From the French. With an Appendix, containing fifteen of Mary's Letters, and additional Notes. By M. L. Ryan. Boston: Donahoe. 1857. 12mo. pp. 391.

An interesting work, which deserved to be done into English, as well as out of French. It is a vindication, and a successful vindication of Mary, and as such, we highly esteem it.

3. Fundamental Philosophy. By Rev. JAMES BALMES. Translated

from the Spanish, by Henry F. Brownson, M. A. New York: D. & J. Sadlier & Co. 1856. 2 vols. 12mo.

We think the reader will find these volumes well translated, into good English, and reading as well in English as in the original Spanish. Of the merits of the work, we have spoken in the Introduction. The book has been translated by one of our sons, at our suggestion, and we need not say that we commend it to the public as decidedly the best work on the grounds of philosophy, to be found in our language, original or translated.

4. Histoire de l'Eglise de Rome sous les Pontificats de St. Victor, de

St. Zephirin, et de St. Calliste, de l'An 192 à l'An 224. Un siècle avant le Concile de Nicée. Par l'Abbé M. P. CRUICE. Paris : Firmin Didot Frères, Fils et Ce. 1856. 8vo. pp. 424.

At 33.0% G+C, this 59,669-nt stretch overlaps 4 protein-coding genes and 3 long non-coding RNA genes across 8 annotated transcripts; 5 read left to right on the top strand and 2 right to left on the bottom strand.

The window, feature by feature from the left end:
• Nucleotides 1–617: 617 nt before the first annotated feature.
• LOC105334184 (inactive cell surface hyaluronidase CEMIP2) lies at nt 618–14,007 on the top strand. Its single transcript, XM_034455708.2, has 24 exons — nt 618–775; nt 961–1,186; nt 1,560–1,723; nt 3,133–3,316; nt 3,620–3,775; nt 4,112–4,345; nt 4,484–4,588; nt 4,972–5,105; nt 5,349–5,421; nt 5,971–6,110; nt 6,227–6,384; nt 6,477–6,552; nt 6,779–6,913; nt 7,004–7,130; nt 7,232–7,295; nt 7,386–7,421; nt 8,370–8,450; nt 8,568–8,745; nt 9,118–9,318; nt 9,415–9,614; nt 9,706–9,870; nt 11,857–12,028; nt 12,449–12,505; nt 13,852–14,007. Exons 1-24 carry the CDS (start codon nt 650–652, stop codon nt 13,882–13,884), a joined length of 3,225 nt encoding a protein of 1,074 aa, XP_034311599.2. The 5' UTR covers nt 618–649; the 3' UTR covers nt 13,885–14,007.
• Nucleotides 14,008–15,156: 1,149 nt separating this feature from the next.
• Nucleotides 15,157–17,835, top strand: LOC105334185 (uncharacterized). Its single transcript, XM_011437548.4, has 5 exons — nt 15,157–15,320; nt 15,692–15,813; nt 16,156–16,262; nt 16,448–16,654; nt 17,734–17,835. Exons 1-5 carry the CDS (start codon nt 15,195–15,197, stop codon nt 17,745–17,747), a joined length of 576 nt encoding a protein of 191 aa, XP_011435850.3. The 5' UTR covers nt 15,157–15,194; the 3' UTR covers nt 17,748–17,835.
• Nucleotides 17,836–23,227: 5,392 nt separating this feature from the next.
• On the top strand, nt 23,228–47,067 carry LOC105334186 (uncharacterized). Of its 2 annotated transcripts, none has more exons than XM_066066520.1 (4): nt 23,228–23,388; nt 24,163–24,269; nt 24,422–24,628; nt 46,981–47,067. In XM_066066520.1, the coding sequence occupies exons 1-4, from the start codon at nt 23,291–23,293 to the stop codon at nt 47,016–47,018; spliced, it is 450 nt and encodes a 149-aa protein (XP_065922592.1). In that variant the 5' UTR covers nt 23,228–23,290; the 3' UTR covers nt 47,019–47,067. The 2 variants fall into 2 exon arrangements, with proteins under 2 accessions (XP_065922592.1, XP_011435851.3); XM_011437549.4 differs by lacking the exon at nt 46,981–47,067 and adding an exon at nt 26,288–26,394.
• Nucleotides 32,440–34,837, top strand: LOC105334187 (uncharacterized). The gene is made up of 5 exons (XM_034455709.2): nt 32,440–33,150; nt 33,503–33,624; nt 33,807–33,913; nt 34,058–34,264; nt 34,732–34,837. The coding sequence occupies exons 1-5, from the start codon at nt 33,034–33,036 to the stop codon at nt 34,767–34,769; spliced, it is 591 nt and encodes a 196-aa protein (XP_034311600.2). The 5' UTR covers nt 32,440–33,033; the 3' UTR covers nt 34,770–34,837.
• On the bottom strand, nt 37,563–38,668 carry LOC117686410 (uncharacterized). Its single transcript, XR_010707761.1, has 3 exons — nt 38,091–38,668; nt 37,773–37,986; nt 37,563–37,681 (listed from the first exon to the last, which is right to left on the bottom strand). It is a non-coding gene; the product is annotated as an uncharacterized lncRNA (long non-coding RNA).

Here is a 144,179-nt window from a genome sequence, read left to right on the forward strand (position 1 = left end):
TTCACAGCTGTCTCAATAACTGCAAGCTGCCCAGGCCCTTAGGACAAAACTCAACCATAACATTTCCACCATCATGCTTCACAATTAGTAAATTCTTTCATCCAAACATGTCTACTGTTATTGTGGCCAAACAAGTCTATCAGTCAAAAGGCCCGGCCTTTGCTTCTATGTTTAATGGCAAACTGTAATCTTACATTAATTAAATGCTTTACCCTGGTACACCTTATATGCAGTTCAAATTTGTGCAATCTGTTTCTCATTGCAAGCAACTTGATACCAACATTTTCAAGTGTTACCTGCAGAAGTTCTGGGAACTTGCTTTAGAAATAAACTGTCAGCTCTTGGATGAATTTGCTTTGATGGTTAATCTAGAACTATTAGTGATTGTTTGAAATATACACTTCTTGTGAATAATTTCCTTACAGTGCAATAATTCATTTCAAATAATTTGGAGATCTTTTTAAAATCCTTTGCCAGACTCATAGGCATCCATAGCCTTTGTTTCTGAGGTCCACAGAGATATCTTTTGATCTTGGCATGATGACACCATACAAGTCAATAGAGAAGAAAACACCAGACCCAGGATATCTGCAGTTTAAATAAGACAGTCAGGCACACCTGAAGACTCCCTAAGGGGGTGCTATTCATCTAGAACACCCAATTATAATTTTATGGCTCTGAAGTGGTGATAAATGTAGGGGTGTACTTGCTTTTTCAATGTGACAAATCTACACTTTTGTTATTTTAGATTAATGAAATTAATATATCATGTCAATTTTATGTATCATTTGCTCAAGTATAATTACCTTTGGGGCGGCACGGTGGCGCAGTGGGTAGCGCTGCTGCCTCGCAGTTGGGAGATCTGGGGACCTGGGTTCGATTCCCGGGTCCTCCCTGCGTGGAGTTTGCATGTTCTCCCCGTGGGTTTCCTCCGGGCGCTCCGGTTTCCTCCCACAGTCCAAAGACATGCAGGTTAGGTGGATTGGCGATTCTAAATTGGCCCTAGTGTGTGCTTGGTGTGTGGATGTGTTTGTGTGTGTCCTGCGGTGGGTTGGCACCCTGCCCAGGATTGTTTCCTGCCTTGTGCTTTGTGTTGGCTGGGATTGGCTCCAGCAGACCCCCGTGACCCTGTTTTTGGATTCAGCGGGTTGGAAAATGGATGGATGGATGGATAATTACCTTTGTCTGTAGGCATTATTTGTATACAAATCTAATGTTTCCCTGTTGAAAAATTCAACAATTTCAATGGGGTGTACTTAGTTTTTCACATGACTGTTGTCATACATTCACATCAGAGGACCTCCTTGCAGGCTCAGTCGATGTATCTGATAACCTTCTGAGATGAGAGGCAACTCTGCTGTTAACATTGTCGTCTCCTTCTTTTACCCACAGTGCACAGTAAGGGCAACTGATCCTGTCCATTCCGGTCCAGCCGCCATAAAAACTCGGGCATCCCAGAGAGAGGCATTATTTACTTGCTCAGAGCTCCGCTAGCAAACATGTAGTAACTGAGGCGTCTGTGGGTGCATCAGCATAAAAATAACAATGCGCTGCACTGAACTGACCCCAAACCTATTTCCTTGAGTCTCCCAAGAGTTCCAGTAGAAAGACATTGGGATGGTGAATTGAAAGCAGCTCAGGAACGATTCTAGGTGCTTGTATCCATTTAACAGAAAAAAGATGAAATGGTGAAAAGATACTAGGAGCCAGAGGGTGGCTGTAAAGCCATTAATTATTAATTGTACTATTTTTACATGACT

This is a work of solid learning, on a most interesting period of Ecclesiastical History, hitherto but imperfectly studied. We will not say that the Abbé Oruice's book leaves no gaps to be filled up, no further information to be desired, but it throws new light on the period of which it traces the history, and proves that the Church of Rome, or the Catholic Church, was as completely organized at the end of the second century as she is now, and that the Papacy was as fully developed, and her doctrines as distinctly taught, and as fully believed. It is impossible for Protestants to read this work and honestly deny that Catholicity as taught and believed to-day, dates from the Apostolic Age. We shall have more to say of this volume hereafter. 5. The Genius of Christianity, or The Spirit and Beauty of the Chris